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Benedict Cumberbatch plays Phil Burbank in The Power of the Dog.KIRSTY GRIFFIN/Courtesy of Netflix

The Power of the Dog

Written and directed by Jane Campion

Starring Benedict Cumberbatch, Kirsten Dunst and Jesse Plemons

Classification R; 126 minutes

Opens in select theatres Nov. 19; streaming on Netflix starting Dec. 1

Critic’s Pick

It is tempting to speculate that if a man had won a screenwriting Oscar for The Piano in 1994, the world would have heard a lot more from him than The Portrait of A Lady (1996) and Bright Star (2009). Who knows why the brilliant Jane Campion hasn’t written and directed a feature film in more than a decade? Perhaps she’s happier making a successful television series (Top of the Lake). What’s important is that her new film The Power of the Dog returns searingly to the themes of The Piano: Women alone on the frontier; men and their rage.

The Power of the Dog – the title comes from a passage in the Psalms praying for deliverance – is adapted from the 1967 book by Thomas Savage, a master of the western novel and, to judge from this plot, of a devilish tale. On a sprawling ranch in Montana in the 1920s, the wealthy Phil Burbank (Benedict Cumberbatch) commands men and cattle with his fearsome personality. A consummate cowboy with a sadistic streak, he routinely insults his slow-moving brother George (Jesse Plemons) as the siblings mount a cattle drive across the prairie.

The ranchers break the journey in a small town where the widowed innkeeper Rose (Kirsten Dunst) captures the attention of the lonely George. Meanwhile Phil gleefully insults her teenage son Pete (Kodi Smit-McPhee), a sensitive soul who makes paper flowers for the slop-house tables. When George takes the sweet but nervous Rose as his wife and brings her back to the ranch, the stage is set for a psychological showdown as the misogynistic and resentful Phil quietly terrorizes his brother’s new bride.

He’s almost broken her spirit when summer comes and the delicate young Pete arrives to stay: The ranch hands mock the awkward boy with homophobic slurs but Phil is determined to train him in the ways of the West, luring him closer and closer.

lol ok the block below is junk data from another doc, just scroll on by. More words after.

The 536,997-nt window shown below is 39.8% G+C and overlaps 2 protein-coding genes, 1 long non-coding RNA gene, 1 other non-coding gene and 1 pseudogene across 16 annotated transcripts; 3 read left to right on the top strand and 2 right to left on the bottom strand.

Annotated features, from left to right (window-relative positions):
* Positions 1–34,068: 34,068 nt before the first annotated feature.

There is exquisite dramatic tension here, built partly by Campion’s deft storytelling and partly by her powerful cast. Phil has been formed by Bronco Henry, a late lamented mentor who taught him how to ride and ranch. Remarkably Campion uses no flashbacks to conjure this key character, who died prematurely. Instead she relies entirely on Phil’s fetishization of his memory to tease out the past.

The hard Phil, a classic bully, might seem like a departure for the sensitive Cumberbatch, an actor more often seen in such genteel roles as the title character in The Electrical Life of Louis Wain, the troubled Victorian cat painter who he is also playing this season. Here, Cumberbatch radiates a brittle machismo, producing the crackling energy of the piece while ultimately revealing that this is another of the outcasts and eccentrics he plays so well.

In the face of this male threat, Kirsten Dunst embodies Rose’s fragility and nerves, revealing the way life has overwhelmed a woman placed in the wrong surroundings. Rose is easily spooked but, in truth, Phil is the kind of volatile personality who makes everyone in the vicinity nervous – including the audience. Dunst is our proxy here and her carefully pitched performance charting Rose’s disintegration is key to the film’s suspense.

Meanwhile, George finds it’s best to sorrowfully ignore his nasty brother: In Plemons’ fine characterization, he is wonderfully stolid and occasionally pitiful. The surprise of the piece, and the performances, is that the young Pete will ultimately play Phil’s foil as Smit-McPhee rises provocatively to that expanding role in the film’s unusual third act.

This is gothic, no doubt about it – and that will be some viewers’ and some critics’ complaint. The climax is less visually gruesome than that celebrated moment of gore in The Piano but The Power of the Dog, beautifully shot against the furrowed hills that surround the ranch, is less dependent on heavy symbolism and more psychologically penetrating. In the end Campion has done a magnificent job creating both inevitability and surprise; when the two-edged climax comes it’s powerfully unexpected. You’ll leave the screen with its dastardly implications ringing in your ears.

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In the interest of consistency across all critics’ reviews, The Globe has eliminated its star-rating system in film and theatre to align with coverage of music, books, visual arts and dance. Instead, works of excellence will be noted with a Critic’s Pick designation across all coverage.